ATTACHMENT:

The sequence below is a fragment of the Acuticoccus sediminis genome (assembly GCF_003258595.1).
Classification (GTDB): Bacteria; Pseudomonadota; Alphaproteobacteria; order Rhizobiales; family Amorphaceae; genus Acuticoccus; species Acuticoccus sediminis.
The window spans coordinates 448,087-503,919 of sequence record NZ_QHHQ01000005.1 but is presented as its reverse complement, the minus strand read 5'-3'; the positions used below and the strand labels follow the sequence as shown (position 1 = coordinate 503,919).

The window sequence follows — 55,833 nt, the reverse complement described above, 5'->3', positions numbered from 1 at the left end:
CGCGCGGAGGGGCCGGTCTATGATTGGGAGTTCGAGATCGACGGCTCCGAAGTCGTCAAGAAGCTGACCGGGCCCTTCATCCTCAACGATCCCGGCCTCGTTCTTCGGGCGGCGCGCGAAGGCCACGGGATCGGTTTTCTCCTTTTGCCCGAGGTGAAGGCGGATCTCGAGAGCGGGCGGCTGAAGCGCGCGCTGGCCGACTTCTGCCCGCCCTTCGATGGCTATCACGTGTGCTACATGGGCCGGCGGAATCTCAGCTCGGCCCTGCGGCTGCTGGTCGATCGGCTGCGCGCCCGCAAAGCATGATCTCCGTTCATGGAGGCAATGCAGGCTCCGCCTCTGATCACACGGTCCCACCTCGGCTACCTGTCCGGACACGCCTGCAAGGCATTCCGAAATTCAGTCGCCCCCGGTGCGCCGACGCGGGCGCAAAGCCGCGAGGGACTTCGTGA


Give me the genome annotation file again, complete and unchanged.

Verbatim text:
The sequence below is a fragment of the Acuticoccus sediminis genome (assembly GCF_003258595.1).
Classification (GTDB): Bacteria; Pseudomonadota; Alphaproteobacteria; order Rhizobiales; family Amorphaceae; genus Acuticoccus; species Acuticoccus sediminis.
The window spans coordinates 448,087-503,919 of sequence record NZ_QHHQ01000005.1 but is presented as its reverse complement, the minus strand read 5'-3'; the positions used below and the strand labels follow the sequence as shown (position 1 = coordinate 503,919).

The window sequence follows — 55,833 nt, the reverse complement described above, 5'->3', positions numbered from 1 at the left end:
CGCGCGGAGGGGCCGGTCTATGATTGGGAGTTCGAGATCGACGGCTCCGAAGTCGTCAAGAAGCTGACCGGGCCCTTCATCCTCAACGATCCCGGCCTCGTTCTTCGGGCGGCGCGCGAAGGCCACGGGATCGGTTTTCTCCTTTTGCCCGAGGTGAAGGCGGATCTCGAGAGCGGGCGGCTGAAGCGCGCGCTGGCCGACTTCTGCCCGCCCTTCGATGGCTATCACGTGTGCTACATGGGCCGGCGGAATCTCAGCTCGGCCCTGCGGCTGCTGGTCGATCGGCTGCGCGCCCGCAAAGCATGATCTCCGTTCATGGAGGCAATGCAGGCTCCGCCTCTGATCACACGGTCCCACCTCGGCTACCTGTCCGGACACGCCTGCAAGGCATTCCGAAATTCAGTCGCCCCCGGTGCGCCGACGCGGGCGCAAAGCCGCGAGGGACTTCGTGA